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Thought lacks imagination

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  • Mary
    ... indeed acquiring it is a matter of chance, a lottery. ... suggestion that they are nonetheless desirable comes from a twisted elitist mind. ... accept or
    Message 1 of 1 , Apr 6, 2010
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      Polly wrote:

      >If something cannot be taught or one cannot intend to learn it, then
      indeed acquiring it is a matter of chance, a lottery.

      >If knowledge and health cannot be taught / learned, then the
      suggestion that they are nonetheless desirable comes from a twisted
      elitist mind.

      >You're talking about definitions you have learnt. There is nothing to
      accept or reject in a definition. There's no truth in a definition.

      These statements are difficult to counter and lay bare the idiocy of traditional education systems, and by circular `extension,' traditional philosophies. What interests me is whether intent to unlearn is as predetermined or futile. How is it some are able to cognitively grasp a solution to a problem but lack the emotional flexibility to promote or implement it? How is it some grasp the problem but haven't the capacity to envision a solution? Why do we lack the necessary resolve for sustained dialog?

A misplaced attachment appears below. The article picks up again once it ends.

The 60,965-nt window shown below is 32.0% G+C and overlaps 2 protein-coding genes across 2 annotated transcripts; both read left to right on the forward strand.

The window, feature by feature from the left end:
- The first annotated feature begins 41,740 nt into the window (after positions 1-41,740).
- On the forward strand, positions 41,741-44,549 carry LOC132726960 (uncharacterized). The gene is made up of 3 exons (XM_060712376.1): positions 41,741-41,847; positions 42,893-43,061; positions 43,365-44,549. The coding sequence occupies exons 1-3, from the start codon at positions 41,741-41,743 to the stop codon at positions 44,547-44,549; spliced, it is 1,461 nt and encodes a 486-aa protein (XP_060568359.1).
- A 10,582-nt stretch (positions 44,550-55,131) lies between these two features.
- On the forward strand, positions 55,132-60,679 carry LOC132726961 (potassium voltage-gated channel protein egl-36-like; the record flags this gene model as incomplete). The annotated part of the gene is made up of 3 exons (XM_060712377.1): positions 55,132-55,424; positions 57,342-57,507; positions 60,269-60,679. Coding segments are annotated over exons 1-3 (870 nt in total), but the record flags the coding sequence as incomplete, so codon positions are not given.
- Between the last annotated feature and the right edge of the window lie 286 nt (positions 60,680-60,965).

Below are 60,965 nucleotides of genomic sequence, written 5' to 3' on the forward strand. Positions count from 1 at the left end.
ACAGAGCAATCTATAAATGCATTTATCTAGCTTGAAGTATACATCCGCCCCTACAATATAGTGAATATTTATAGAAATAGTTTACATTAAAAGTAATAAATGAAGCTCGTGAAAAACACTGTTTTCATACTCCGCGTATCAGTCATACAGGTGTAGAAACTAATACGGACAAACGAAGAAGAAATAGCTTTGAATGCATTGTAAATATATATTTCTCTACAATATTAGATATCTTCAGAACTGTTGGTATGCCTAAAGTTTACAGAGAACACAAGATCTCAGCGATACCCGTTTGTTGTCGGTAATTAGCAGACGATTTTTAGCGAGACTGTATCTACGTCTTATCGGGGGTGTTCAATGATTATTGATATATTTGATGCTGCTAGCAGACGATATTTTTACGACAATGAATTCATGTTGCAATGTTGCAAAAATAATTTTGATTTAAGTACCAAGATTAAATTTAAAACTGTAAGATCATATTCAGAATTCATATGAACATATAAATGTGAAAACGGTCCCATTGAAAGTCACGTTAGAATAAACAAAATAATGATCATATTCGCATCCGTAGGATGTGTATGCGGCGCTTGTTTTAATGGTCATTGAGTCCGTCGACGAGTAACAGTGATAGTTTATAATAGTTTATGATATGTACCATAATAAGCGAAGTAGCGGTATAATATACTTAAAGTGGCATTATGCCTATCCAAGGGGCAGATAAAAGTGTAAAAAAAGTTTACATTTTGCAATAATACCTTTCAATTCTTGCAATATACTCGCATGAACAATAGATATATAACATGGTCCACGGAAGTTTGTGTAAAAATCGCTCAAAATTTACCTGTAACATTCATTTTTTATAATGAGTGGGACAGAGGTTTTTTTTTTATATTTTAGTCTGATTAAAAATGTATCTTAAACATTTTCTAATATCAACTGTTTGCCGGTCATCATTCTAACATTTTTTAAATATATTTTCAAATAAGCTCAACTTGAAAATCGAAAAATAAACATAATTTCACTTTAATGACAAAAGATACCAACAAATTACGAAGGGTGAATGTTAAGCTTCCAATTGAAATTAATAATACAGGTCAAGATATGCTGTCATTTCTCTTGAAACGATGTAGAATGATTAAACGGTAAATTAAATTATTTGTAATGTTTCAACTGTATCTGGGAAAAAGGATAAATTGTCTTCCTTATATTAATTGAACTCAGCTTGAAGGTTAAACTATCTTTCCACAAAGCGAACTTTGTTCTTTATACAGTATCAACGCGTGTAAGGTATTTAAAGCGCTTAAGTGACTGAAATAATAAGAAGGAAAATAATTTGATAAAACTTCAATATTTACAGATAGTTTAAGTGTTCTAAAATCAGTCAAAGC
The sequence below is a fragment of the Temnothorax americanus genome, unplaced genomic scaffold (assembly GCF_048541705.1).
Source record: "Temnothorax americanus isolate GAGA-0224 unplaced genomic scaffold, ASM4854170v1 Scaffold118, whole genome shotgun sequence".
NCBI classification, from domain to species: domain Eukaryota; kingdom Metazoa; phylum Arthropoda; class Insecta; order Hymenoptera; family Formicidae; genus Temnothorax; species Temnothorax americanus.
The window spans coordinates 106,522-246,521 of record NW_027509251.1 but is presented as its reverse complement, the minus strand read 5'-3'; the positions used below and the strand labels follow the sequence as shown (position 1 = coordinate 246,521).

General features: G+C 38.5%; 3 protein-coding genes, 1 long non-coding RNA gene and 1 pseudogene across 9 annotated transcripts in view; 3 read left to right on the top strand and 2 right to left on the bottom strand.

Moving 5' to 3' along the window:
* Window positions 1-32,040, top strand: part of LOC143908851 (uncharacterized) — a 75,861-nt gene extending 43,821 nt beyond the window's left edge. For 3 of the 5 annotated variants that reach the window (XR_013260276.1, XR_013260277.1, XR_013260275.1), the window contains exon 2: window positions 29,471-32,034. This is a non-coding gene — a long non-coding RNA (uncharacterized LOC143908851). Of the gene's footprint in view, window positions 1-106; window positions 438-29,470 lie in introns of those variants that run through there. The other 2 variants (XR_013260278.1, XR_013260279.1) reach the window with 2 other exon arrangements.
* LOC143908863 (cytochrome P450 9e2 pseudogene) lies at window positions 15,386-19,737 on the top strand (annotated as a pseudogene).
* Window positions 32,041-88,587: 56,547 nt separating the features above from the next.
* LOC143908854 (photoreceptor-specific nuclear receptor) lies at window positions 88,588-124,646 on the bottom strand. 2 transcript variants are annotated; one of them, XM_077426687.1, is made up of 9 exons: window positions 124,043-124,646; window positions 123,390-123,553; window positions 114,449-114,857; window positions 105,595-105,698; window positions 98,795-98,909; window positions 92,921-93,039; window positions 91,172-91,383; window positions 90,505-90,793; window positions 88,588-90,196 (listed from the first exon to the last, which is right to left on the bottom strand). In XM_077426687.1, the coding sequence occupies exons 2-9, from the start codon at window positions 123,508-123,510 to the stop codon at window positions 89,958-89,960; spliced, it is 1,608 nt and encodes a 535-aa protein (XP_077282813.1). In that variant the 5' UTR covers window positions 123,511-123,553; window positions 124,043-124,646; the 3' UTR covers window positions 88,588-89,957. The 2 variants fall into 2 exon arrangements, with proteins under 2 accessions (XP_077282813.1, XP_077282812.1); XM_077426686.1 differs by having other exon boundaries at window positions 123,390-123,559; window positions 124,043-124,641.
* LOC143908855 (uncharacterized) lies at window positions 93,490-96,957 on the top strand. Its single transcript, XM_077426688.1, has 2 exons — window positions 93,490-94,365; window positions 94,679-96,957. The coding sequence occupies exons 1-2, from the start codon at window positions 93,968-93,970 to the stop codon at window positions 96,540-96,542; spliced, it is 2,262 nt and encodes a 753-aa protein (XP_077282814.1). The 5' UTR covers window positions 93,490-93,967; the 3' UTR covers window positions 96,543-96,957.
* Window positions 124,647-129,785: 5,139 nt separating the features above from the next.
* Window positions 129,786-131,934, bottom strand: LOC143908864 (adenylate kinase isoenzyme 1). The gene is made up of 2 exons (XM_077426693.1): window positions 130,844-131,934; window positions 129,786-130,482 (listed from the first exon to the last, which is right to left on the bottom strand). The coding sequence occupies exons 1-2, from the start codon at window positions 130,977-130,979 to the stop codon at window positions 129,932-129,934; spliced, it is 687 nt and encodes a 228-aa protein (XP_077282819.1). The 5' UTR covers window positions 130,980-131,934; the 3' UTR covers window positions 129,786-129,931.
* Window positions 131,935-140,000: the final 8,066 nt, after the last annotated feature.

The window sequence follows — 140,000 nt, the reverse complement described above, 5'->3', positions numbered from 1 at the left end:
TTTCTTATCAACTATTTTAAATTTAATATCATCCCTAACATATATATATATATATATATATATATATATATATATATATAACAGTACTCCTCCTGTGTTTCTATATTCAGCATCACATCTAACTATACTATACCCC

Are we oppressed? Who do we hold responsible? None other than the system of thought. If my ideas, intentions, and actions are determined by both this system and genetics, also a product of thought, how can freedom and responsibility mean what we really need them to mean what they mean?!?

      I think it necessary to pose problems for the existential tenets of freedom and responsibility, and I agree with Nietzsche these concepts originated among the elite. They understood the power of thought and fed into the system ideas which control the masses. If freedom and responsibility are not real or unattainable, what is the point of education or philosophy? The answer is obvious.

      It takes imagination to wiggle out from between a rock and a hard place, and what is creative imagination if not unconditioned perception? Hopefully, imaginative thinking has the power to transform thought. Perhaps we might see thought as the rock pulling Sisyphus up and down that hard hill. This isn't very creative, but you see what I mean.
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